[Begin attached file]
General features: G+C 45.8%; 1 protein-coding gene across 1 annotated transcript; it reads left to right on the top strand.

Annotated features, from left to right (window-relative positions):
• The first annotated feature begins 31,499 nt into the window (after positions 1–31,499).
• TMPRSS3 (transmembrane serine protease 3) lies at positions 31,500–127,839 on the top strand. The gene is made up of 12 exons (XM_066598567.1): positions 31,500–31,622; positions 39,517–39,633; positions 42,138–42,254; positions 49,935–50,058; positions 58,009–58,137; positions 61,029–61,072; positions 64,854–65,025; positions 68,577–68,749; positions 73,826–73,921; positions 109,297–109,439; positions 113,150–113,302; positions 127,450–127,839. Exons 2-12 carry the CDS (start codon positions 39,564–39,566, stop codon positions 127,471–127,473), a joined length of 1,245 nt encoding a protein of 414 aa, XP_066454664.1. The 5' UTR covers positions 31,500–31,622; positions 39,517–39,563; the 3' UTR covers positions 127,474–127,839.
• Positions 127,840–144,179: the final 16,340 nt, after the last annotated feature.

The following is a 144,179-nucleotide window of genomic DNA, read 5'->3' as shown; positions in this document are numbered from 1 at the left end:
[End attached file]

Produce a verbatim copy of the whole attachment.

General features: G+C 45.8%; 1 protein-coding gene across 1 annotated transcript; it reads left to right on the top strand.

Annotated features, from left to right (window-relative positions):
• The first annotated feature begins 31,499 nt into the window (after positions 1–31,499).
• TMPRSS3 (transmembrane serine protease 3) lies at positions 31,500–127,839 on the top strand. The gene is made up of 12 exons (XM_066598567.1): positions 31,500–31,622; positions 39,517–39,633; positions 42,138–42,254; positions 49,935–50,058; positions 58,009–58,137; positions 61,029–61,072; positions 64,854–65,025; positions 68,577–68,749; positions 73,826–73,921; positions 109,297–109,439; positions 113,150–113,302; positions 127,450–127,839. Exons 2-12 carry the CDS (start codon positions 39,564–39,566, stop codon positions 127,471–127,473), a joined length of 1,245 nt encoding a protein of 414 aa, XP_066454664.1. The 5' UTR covers positions 31,500–31,622; positions 39,517–39,563; the 3' UTR covers positions 127,474–127,839.
• Positions 127,840–144,179: the final 16,340 nt, after the last annotated feature.

The following is a 144,179-nucleotide window of genomic DNA, read 5'->3' as shown; positions in this document are numbered from 1 at the left end: